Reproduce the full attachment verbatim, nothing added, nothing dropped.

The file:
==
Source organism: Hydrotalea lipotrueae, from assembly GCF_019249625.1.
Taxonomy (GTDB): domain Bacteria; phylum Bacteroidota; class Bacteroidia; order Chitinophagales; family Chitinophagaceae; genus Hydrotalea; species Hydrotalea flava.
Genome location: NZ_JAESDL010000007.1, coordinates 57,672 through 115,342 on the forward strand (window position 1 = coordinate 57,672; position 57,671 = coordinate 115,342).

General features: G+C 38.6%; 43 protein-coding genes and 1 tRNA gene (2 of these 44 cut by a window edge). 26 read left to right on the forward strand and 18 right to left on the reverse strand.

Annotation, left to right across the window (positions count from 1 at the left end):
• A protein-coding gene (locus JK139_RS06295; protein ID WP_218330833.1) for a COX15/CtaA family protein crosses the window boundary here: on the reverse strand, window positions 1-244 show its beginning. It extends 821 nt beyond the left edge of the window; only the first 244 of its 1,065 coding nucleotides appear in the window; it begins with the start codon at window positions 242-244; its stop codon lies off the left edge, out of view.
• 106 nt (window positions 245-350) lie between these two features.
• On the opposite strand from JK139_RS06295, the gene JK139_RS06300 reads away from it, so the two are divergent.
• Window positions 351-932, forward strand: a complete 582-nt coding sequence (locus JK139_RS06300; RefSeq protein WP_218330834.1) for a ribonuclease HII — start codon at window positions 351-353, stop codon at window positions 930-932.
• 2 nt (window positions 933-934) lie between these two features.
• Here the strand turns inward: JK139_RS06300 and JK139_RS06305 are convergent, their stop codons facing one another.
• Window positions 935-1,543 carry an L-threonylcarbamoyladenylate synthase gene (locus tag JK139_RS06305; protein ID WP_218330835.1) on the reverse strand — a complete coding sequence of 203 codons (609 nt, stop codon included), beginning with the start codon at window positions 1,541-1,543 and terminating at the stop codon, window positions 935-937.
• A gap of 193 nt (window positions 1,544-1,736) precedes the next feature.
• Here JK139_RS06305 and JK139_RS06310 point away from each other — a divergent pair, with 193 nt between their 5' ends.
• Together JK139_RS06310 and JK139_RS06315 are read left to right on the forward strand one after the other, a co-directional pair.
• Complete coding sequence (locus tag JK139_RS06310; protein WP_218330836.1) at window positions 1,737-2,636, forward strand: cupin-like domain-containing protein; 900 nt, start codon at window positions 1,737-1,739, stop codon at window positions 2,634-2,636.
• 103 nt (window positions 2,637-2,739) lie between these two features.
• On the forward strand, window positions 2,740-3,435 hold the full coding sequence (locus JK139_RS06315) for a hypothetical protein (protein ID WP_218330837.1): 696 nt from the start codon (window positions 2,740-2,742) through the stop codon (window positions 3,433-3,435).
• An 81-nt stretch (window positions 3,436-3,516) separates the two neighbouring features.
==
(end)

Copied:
Source organism: Hydrotalea lipotrueae, from assembly GCF_019249625.1.
Taxonomy (GTDB): domain Bacteria; phylum Bacteroidota; class Bacteroidia; order Chitinophagales; family Chitinophagaceae; genus Hydrotalea; species Hydrotalea flava.
Genome location: NZ_JAESDL010000007.1, coordinates 57,672 through 115,342 on the forward strand (window position 1 = coordinate 57,672; position 57,671 = coordinate 115,342).

General features: G+C 38.6%; 43 protein-coding genes and 1 tRNA gene (2 of these 44 cut by a window edge). 26 read left to right on the forward strand and 18 right to left on the reverse strand.

Annotation, left to right across the window (positions count from 1 at the left end):
• A protein-coding gene (locus JK139_RS06295; protein ID WP_218330833.1) for a COX15/CtaA family protein crosses the window boundary here: on the reverse strand, window positions 1-244 show its beginning. It extends 821 nt beyond the left edge of the window; only the first 244 of its 1,065 coding nucleotides appear in the window; it begins with the start codon at window positions 242-244; its stop codon lies off the left edge, out of view.
• 106 nt (window positions 245-350) lie between these two features.
• On the opposite strand from JK139_RS06295, the gene JK139_RS06300 reads away from it, so the two are divergent.
• Window positions 351-932, forward strand: a complete 582-nt coding sequence (locus JK139_RS06300; RefSeq protein WP_218330834.1) for a ribonuclease HII — start codon at window positions 351-353, stop codon at window positions 930-932.
• 2 nt (window positions 933-934) lie between these two features.
• Here the strand turns inward: JK139_RS06300 and JK139_RS06305 are convergent, their stop codons facing one another.
• Window positions 935-1,543 carry an L-threonylcarbamoyladenylate synthase gene (locus tag JK139_RS06305; protein ID WP_218330835.1) on the reverse strand — a complete coding sequence of 203 codons (609 nt, stop codon included), beginning with the start codon at window positions 1,541-1,543 and terminating at the stop codon, window positions 935-937.
• A gap of 193 nt (window positions 1,544-1,736) precedes the next feature.
• Here JK139_RS06305 and JK139_RS06310 point away from each other — a divergent pair, with 193 nt between their 5' ends.
• Together JK139_RS06310 and JK139_RS06315 are read left to right on the forward strand one after the other, a co-directional pair.
• Complete coding sequence (locus tag JK139_RS06310; protein WP_218330836.1) at window positions 1,737-2,636, forward strand: cupin-like domain-containing protein; 900 nt, start codon at window positions 1,737-1,739, stop codon at window positions 2,634-2,636.
• 103 nt (window positions 2,637-2,739) lie between these two features.
• On the forward strand, window positions 2,740-3,435 hold the full coding sequence (locus JK139_RS06315) for a hypothetical protein (protein ID WP_218330837.1): 696 nt from the start codon (window positions 2,740-2,742) through the stop codon (window positions 3,433-3,435).
• An 81-nt stretch (window positions 3,436-3,516) separates the two neighbouring features.